Drayer: Who are the Mariners now? A look at Seattle’s surge

Jul 6, 2022, 11:56 AM | Updated: 12:02 pm

Mariners walkoff...

Mariners players celebrate after Abraham Toro's game-winning single on July 2. (Photo by Alika Jenner/Getty Images)

(Photo by Alika Jenner/Getty Images)

With so much time and effort having been put into telling the story of what the Mariners have not been in 2022, it’s high time we take a look at what they are.

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Yes, very little has gone as planned and there have been some horrific stretches of flat-out bad baseball, but somehow on July 6 with a roster that does not currently include Mitch Haniger, Ty France, Kyle Lewis, Taylor Trammell or Jesse Winker, they sit just one game under .500. Considering where they were June 19, having lost four of five to the Angels to go 10 games under .500, it’s probably time to give some credit where credit is due.

After posting a 10-18 record in May, the Mariners bounced back with a 16-13 June. This went largely unheralded because of the stretch of bad baseball at home, because of the failures of hitting with runners in scoring position, and because of an understandably gloomy outlook after high expectations for the team appeared to be dashed early. Even with their current run of winning 12 out of 15 there have been the “yeah buts” – easy schedule, getting lucky, still not hitting, etc. – but you don’t completely luck your way into 12 wins in a two-week period.

Mariners manager Scott Servais, who a week ago was still emphasizing the failure to score runners in scoring position after wins, agrees: what we have seen of late is different.

“We played really good baseball for a couple of days against a team that’s having a good year and we are starting to get things going on our side,” he said following a 6-2 win in San Diego on Tuesday, which wrapped up a quick two-game sweep.

It was the Mariners’ fifth straight series victory and fourth win in a row. Matchups haven’t been easy for the Mariners, with Oakland throwing Paul Blackburn and Frankie Montas at them and the Padres owning the fourth-best record in the National League.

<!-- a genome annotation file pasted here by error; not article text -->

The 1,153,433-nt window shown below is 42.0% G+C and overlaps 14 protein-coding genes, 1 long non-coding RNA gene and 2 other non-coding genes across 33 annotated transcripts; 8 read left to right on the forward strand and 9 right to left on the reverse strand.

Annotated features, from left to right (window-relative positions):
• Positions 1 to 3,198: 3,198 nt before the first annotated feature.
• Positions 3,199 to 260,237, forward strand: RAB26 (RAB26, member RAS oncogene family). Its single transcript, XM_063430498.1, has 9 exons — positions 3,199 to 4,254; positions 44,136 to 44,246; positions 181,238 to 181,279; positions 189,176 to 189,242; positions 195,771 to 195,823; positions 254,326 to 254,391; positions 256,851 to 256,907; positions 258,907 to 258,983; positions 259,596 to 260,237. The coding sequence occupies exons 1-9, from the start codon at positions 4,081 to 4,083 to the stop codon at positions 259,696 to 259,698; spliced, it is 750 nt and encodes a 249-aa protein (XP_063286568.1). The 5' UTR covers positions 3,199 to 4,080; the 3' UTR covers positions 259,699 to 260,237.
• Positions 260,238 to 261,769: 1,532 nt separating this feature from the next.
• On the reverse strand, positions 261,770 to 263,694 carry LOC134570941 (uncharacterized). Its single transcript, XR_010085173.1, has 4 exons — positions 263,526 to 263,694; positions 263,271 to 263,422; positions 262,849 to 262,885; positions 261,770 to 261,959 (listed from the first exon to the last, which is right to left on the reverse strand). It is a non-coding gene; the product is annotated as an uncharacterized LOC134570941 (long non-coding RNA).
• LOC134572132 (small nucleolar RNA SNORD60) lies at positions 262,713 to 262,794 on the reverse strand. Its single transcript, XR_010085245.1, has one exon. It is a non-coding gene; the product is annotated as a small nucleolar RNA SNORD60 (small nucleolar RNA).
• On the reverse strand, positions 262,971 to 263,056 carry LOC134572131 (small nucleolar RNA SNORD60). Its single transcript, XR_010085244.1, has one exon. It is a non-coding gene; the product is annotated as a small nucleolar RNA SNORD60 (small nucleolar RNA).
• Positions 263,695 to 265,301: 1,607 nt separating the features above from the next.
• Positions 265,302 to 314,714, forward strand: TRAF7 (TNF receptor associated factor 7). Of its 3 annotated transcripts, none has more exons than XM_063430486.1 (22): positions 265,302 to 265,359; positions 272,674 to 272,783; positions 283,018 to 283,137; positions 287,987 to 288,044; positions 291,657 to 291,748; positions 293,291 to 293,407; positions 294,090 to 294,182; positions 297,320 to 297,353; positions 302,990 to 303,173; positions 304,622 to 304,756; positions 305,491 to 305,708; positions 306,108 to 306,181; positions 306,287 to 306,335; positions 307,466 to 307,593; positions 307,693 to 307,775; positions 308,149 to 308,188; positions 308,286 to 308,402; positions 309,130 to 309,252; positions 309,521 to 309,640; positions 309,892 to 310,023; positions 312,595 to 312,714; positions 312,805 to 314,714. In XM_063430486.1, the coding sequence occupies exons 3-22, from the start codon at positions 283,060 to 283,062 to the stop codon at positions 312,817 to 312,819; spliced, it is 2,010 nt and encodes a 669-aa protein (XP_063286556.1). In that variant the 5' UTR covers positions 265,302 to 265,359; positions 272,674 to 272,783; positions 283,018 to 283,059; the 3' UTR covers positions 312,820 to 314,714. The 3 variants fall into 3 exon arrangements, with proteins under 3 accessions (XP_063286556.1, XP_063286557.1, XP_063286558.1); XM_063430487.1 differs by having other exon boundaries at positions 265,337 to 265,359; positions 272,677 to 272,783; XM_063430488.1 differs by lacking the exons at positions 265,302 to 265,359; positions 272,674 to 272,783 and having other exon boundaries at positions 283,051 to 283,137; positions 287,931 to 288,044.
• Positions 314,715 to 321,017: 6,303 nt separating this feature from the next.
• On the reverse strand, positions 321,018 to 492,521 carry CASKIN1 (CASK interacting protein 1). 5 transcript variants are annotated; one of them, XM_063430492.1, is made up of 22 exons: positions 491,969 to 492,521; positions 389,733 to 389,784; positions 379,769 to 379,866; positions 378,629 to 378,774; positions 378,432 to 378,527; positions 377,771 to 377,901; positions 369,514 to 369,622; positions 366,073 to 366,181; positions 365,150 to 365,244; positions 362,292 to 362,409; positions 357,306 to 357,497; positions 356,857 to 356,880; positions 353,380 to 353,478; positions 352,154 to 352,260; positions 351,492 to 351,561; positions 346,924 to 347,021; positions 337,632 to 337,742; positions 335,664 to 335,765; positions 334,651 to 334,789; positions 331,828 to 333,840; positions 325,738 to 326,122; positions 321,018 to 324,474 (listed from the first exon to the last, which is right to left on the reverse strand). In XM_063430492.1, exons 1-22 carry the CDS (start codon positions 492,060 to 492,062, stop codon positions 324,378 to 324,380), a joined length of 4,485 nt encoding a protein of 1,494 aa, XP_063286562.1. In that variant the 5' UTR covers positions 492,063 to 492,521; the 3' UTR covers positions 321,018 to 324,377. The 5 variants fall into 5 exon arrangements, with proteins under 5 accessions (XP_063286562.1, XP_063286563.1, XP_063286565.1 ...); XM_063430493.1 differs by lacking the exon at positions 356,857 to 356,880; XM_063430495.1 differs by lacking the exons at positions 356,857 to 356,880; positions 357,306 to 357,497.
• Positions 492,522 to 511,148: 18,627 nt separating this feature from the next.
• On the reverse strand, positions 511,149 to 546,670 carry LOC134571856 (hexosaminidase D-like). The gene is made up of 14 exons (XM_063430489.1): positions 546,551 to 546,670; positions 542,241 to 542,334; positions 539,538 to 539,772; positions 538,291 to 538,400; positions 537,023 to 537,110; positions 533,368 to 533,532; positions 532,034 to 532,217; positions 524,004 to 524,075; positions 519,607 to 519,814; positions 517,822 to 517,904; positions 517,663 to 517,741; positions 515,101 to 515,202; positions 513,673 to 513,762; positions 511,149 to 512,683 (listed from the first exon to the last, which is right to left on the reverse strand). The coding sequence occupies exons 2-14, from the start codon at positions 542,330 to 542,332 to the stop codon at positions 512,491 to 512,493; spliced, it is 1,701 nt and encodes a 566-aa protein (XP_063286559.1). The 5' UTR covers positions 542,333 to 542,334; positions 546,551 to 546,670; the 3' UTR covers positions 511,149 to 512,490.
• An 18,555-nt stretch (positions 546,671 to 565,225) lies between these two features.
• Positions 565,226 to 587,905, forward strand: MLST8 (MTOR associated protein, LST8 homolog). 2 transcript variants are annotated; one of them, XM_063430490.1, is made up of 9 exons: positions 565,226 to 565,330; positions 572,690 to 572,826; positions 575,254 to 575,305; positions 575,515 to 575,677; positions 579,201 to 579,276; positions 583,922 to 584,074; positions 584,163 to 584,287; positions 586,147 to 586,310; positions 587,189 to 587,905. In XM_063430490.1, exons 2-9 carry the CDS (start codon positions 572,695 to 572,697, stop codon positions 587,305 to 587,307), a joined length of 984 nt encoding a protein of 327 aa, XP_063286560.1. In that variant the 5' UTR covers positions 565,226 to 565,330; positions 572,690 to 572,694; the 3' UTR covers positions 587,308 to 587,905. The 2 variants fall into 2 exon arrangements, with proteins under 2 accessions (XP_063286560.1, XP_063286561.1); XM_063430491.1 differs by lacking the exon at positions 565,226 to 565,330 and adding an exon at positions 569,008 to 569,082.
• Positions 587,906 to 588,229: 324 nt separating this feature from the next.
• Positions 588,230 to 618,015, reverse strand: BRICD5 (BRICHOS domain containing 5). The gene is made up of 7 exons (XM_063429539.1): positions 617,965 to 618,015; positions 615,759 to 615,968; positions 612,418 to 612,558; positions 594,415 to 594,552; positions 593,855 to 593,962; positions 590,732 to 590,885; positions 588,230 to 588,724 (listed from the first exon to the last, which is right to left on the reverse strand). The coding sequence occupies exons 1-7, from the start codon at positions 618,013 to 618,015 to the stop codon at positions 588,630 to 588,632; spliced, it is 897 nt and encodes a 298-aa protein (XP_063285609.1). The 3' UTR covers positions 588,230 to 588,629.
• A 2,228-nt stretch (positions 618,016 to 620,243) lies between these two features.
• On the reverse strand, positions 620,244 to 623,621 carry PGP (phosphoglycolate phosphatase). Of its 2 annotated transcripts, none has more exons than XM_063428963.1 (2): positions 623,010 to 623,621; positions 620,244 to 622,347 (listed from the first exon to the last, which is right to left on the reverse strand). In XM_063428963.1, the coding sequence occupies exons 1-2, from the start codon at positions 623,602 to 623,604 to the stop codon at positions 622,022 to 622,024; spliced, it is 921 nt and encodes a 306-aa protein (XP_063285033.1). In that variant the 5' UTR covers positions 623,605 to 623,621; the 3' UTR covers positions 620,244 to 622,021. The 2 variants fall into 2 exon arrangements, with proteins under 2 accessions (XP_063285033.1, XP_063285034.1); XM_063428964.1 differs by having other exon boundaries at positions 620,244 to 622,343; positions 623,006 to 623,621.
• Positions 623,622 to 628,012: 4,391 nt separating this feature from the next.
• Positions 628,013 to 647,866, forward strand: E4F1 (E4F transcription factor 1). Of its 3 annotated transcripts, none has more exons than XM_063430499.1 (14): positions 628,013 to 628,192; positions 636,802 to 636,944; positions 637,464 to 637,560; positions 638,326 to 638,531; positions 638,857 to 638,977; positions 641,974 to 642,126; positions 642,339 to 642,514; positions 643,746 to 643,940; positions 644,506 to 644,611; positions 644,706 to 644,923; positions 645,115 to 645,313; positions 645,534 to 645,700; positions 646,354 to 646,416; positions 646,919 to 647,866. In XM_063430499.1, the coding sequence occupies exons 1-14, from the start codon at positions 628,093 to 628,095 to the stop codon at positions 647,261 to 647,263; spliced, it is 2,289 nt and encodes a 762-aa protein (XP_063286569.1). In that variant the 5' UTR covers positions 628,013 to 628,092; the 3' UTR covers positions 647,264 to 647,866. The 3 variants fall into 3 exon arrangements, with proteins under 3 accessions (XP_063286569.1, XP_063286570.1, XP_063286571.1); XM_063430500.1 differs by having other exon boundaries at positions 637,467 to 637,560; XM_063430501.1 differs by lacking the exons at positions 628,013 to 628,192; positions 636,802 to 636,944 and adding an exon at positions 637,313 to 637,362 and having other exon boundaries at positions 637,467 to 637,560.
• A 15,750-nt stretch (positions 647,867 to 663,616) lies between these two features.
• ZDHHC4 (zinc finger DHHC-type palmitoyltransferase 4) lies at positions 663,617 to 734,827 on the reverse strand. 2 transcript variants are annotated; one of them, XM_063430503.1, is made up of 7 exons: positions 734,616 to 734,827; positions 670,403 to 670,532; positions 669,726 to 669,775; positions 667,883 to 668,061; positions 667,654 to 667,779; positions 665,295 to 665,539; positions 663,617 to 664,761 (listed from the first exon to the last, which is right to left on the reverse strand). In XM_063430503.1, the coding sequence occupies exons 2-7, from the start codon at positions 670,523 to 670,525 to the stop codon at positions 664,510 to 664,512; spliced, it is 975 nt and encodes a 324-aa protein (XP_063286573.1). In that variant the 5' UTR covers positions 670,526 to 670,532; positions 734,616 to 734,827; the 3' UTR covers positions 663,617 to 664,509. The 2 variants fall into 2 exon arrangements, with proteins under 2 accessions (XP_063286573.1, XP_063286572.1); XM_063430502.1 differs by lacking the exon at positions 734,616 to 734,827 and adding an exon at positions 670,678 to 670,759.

Following a 5-3 win in Anaheim 10 days earlier, in a walkoff Mariners Radio Network interview I asked Dylan Moore about the mentality of the team having taken injury hit after injury hit, and his answer was simple: it’s next man up.

Tuesday in San Diego, having won seven more games with the same group that is now weathering suspensions to key position players, I asked for him to go further into depth on that mentality. His answer came rapid fire.

“Everyone is just playing the best type of baseball they can play,” he said. “Everyone has a unique skillset that they show up at the field with and when there’s guys out in different situations, you don’t try to do anything more than what you can do. You are in the big leagues for a reason. You hit well. You are the best of the best. You have got to know that. You have got to have that mentality and I think a lot of these guys do. We have a group that sets us up for success in that regard. I love playing with these guys, hitting is contagious, and we have got a good group of guys 1-9 no matter who we put out there.”

With wins come confidence, and perhaps that is contributing to the run we are seeing with this group. In some ways that confidence has always been there.

“I feel like everybody is playing really well right now on every side of the ball,” said pitcher Logan Gilbert, who earned his 10th win of the season Tuesday, tying him for the MLB lead. “I feel like we are playing well. That’s the thing. When we were going through a little rough stretch earlier getting a ton of questions about it, I don’t think anybody really panicked. We know the baseball we can play, we know we are really good. It helps when you have got guys like Julio (Rodríguez) doing what he’s doing and stuff like that. I think we really know the kind of baseball we can play and we are not really worried about those things.”

Similar things were said when the Mariners were on a 6-17 run in May. There has been a constant belief in what this team can do and perhaps we are now seeing it.

“The offense has been the real difference in what we are doing now,” said Servais. “We are creating more opportunities and we are getting big hits with runners in scoring position. That was a big thing the last two or three weeks. We just couldn’t get the big hit. We couldn’t get the guy in from third. Guys are slowing the game down (now) and they are making adjustments.”

With the losses of key players, the offense is not close to what was originally drawn up. What’s encouraging is that the group currently in place appears to be taking a step forward. Kudos to the pitching for keeping the Mariners in it, but if what we have seen in the past week in particular holds, they just got some help.

Julio will continue to come up with big hits. The four-game break – thank you Angels – appears to have done J.P. Crawford good. Abraham Toro with his left shoulder feeling better has shown up, hitting .292 in his last seven games with a 125 wRC+. Cal Raleigh has come up big in big situations, Carlos Santana has made it tough on opposing pitchers, and Sam Haggerty and Moore have produced at the bottom of the lineup. Your “2022 Mariners for now” are getting the job done.

“It’s exciting,” said Moore. “It’s a brand of baseball we knew we could play. We just had to find it a little bit and hopefully we can run with it as long as we can.”

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